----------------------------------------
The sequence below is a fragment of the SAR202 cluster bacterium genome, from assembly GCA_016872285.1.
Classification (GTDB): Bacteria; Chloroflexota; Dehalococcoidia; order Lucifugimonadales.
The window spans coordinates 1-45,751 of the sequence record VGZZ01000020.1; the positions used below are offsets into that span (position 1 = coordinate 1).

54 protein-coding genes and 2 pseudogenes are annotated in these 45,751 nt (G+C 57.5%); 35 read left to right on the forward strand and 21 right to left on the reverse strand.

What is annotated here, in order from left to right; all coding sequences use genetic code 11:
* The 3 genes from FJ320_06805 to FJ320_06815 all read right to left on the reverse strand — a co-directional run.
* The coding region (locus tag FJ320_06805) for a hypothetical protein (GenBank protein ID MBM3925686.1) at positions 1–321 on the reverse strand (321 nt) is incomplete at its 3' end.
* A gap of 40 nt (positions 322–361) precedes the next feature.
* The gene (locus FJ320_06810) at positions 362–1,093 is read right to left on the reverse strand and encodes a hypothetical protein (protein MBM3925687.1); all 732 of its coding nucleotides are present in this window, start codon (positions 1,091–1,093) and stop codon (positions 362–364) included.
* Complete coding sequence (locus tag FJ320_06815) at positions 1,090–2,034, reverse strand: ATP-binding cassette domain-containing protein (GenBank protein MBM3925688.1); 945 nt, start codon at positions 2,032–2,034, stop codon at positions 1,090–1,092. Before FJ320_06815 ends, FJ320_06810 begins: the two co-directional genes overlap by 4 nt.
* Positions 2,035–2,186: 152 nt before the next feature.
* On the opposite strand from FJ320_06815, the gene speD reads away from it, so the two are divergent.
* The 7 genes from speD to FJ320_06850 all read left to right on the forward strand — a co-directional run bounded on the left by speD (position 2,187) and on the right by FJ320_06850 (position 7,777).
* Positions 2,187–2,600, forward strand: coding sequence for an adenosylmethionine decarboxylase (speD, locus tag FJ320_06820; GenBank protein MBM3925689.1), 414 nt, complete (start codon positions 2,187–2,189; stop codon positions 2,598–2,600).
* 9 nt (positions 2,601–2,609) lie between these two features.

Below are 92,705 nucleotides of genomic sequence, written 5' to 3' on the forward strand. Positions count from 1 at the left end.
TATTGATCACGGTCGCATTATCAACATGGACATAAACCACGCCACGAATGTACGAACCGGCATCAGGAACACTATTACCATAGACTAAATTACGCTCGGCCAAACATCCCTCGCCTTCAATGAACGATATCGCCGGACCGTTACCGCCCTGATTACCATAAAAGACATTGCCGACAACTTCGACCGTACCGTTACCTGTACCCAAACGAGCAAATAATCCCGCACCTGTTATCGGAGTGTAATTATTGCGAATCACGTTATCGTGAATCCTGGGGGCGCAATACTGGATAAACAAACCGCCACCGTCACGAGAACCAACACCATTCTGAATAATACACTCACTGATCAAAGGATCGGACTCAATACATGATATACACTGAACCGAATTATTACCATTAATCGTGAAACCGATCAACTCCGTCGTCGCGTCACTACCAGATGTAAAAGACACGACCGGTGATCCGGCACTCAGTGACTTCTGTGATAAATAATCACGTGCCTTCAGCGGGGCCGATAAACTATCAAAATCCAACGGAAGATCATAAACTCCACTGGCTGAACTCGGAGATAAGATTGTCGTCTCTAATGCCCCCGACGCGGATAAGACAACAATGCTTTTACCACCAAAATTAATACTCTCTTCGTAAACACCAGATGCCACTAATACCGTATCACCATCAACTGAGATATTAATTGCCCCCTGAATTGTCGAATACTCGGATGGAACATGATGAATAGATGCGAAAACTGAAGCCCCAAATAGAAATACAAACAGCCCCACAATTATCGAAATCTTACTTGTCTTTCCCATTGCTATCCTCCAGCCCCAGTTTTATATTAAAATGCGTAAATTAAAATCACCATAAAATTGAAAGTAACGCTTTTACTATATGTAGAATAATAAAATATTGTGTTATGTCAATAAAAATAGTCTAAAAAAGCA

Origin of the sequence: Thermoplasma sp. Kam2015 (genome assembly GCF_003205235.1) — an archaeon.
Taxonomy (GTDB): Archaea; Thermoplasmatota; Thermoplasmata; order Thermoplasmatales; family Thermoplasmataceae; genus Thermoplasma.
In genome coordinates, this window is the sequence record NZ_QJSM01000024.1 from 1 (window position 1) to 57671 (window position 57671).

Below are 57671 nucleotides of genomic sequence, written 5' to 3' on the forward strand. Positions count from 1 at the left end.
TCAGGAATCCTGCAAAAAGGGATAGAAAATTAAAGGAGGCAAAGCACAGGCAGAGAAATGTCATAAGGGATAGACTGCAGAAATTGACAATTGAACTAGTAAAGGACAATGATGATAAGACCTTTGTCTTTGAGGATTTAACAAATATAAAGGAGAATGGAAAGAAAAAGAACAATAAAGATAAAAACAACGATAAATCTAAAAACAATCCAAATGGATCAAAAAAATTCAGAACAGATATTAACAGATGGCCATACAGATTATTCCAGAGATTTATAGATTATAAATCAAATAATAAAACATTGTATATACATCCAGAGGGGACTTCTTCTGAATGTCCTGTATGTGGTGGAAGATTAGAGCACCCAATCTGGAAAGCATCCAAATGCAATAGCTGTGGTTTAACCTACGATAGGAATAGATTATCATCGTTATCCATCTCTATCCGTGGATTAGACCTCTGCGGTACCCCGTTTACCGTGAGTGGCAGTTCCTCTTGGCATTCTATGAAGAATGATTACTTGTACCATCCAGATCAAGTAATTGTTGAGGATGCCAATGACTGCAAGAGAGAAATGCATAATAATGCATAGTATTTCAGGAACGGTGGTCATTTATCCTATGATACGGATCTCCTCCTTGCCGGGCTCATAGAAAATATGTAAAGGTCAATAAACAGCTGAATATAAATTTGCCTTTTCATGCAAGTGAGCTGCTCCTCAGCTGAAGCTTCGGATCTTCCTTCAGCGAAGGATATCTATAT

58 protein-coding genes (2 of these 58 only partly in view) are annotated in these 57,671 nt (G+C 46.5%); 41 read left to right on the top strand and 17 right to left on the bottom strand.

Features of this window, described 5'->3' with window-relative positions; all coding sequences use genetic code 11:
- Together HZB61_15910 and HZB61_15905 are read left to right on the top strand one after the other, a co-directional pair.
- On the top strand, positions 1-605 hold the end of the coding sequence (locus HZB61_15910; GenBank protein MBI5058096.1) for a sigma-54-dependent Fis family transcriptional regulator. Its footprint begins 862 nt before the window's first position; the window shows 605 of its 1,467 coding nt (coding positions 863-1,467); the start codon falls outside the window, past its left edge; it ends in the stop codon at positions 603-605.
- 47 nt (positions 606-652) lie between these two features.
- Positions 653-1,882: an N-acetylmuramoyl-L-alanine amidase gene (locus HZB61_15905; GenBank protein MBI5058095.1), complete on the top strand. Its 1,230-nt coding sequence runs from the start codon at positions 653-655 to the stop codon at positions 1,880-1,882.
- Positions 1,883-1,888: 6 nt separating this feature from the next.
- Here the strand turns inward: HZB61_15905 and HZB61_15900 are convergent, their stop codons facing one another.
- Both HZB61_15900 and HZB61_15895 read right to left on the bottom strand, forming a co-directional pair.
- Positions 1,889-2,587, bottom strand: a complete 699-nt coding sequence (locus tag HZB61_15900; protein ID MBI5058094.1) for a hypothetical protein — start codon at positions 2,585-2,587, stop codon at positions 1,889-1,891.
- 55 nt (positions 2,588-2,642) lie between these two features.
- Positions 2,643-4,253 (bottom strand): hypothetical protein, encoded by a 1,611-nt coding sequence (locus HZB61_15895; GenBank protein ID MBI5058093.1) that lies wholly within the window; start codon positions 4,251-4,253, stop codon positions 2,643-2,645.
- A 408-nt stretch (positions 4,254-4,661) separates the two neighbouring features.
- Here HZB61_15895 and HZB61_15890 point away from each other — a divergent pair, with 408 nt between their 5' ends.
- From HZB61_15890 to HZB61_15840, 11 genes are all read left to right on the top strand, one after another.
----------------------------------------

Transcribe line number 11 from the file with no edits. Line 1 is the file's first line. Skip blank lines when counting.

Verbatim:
* Positions 2,035–2,186: 152 nt before the next feature.